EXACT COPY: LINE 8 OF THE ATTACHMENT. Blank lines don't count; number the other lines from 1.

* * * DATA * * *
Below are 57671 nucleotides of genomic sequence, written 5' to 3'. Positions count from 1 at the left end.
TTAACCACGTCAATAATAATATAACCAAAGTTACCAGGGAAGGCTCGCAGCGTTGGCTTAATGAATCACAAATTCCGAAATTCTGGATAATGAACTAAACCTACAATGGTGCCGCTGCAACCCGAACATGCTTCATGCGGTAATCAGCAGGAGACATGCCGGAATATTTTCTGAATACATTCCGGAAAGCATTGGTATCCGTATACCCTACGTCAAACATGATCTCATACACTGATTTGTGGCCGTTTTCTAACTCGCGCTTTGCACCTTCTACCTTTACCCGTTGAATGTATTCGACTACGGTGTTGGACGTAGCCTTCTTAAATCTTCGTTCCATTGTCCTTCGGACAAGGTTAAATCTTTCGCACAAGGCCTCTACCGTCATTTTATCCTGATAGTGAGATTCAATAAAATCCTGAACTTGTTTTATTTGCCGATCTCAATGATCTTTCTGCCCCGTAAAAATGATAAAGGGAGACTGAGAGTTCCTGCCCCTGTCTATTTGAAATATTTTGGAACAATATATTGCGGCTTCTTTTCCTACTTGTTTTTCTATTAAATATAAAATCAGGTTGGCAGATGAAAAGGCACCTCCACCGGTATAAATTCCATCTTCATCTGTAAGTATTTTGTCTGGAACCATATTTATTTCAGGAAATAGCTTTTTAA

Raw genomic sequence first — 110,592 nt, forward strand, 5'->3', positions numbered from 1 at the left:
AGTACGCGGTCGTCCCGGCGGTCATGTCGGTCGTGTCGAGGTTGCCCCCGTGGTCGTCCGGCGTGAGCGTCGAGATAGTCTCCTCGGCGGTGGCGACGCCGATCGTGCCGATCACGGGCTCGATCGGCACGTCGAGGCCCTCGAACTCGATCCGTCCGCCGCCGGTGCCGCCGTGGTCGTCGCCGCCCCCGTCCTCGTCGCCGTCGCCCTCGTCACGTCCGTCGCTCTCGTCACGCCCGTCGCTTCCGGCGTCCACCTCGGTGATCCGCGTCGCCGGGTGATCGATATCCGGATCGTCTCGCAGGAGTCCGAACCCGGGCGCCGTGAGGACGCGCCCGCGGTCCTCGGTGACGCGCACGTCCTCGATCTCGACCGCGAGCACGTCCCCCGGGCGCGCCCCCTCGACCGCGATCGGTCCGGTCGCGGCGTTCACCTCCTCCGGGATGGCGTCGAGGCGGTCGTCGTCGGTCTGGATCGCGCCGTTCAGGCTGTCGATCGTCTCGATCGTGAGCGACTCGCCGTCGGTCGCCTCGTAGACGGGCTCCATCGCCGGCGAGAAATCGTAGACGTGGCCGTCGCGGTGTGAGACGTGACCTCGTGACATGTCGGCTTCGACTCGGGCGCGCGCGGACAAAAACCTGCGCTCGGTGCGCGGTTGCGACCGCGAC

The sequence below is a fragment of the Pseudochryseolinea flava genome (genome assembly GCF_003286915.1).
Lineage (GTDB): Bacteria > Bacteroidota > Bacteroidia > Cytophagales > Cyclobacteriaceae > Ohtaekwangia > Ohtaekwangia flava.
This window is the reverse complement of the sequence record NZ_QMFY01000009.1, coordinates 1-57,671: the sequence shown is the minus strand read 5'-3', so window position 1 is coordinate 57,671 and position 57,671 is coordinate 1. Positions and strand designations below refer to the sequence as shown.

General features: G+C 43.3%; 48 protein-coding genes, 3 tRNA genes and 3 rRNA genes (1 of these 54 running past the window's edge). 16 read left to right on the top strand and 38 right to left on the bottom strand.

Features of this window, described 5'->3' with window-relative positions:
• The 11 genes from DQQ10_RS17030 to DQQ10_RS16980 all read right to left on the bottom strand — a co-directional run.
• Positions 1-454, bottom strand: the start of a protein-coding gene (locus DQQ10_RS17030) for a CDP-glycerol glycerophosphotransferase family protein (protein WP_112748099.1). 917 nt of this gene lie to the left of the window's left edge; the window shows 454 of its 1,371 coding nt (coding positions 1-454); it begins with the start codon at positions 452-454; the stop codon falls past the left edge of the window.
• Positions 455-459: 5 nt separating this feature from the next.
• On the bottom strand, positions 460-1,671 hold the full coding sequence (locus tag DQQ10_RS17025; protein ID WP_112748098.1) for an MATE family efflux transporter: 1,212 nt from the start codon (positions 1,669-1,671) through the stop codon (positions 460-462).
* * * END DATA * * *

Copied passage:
General features: G+C 43.3%; 48 protein-coding genes, 3 tRNA genes and 3 rRNA genes (1 of these 54 running past the window's edge). 16 read left to right on the top strand and 38 right to left on the bottom strand.